Franconia, NH, June 4- U.S. Rep. Jim Sensenbrenner, R-Wis., ranking Republican on the House Select Committee on Energy Independence and Global Warming, made the following statement during today’s hearing titled, “Global Warming Mountaintop ‘Summit’: Economic Impacts on New England:”
“This is the first of many expected field hearings for the Select Committee on Energy Independence and Global Warming. With the possible exception of Holy Hill in my southeastern Wisconsin district, I can’t imagine a more beautiful location for this committee to begin its road show than here at Cannon Mountain in Franconia, New Hampshire.
“The chairman has said this committee will travel to several locations in an effort to get a first-hand look at climate change, though I doubt we will go anywhere with a more scenic view than the one we have here.
“With these field hearings, we’ll get a closer look at how warming temperatures specifically affect some regions. Undoubtedly, there will be an emphasis on the problems caused by climate change and greenhouse gas emissions. But perhaps not every effect is all bad.
“For example, Timothy Perkins, the director of the University of Vermont’s Proctor Maple Research Center, will tell us today that the maple syrup season is getting shorter. But he also notes that this shorter season hasn’t yet resulted in lower syrup harvests. Not only that, Dr. Perkins also points out that increased carbon dioxide concentrations also lead to higher sugar production in maples.
“It’s no stretch of the imagination to say that a warming climate will reduce the number of days one can ski or harvest sap from maple trees. There’s little doubt that these kinds of changes would also have negative effects on the New England economy and culture.
“But what will take imagination is developing solutions that will help protect the ski seasons and maple sap harvests without hurting the economy even more. For that, the solution will have to include ways to adapt to the changing climate.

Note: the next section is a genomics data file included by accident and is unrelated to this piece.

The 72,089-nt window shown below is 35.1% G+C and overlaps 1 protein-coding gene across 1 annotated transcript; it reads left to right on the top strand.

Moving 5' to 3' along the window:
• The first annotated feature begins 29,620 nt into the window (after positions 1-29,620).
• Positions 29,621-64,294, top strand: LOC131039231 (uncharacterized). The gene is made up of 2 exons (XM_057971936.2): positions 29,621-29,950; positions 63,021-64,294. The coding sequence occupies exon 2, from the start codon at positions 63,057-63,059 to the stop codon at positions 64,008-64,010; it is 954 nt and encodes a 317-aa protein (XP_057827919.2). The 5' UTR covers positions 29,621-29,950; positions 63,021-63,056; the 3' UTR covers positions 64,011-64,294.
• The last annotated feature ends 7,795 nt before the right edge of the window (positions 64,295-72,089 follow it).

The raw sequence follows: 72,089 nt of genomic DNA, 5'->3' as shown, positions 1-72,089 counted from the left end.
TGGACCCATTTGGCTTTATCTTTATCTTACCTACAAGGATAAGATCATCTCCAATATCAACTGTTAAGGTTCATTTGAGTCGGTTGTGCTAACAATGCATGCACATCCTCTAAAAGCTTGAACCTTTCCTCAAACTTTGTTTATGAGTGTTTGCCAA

“Dr. Perkins notes that the growth potential of maples in the northeast is limited because of marginal soil nutrition and long-term nitrogen saturation, among other reasons. We know that healthy forests help take carbon dioxide out of the atmosphere, and smart forest management should be a component of any climate change policy. I believe healthy forest management policies that help encourage maple tree growth are more likely to have a positive affect on these trees than greenhouse gas regulations whose effects may never be seen.
“When considering climate change policy, one of the most important principles Republicans will insist upon is that the policy actually leads to measurable, tangible improvements to the environment.
“Republicans will insist that any policy puts an emphasis on advances in energy technology while also making sure that the policy doesn’t hurt the economy or cost us jobs.
“While this magnificent mountain provides a great vantage point to see the surrounding countryside, I’m not sure this location will help bring realistic solutions into view. For that, we need a mountain high enough to see to India and China, but I doubt that the summit of Mount Everest is one of the destinations that our committee has on our agenda.
“It may seem hard to believe that these far away nations could have an affect on this beautiful mountain half a world away, but the scientific consensus appears to tell us just that. Already, China is predicted to surpass the U.S. in carbon dioxide emissions this year.
“That’s why Republicans will also insist that any policy addressing greenhouse gas reductions also includes China and India. I do salute President Bush for announcing a policy that engages China and India. When talking about global warming, there is a lot to think about locally, but if we act, we must do so globally.”
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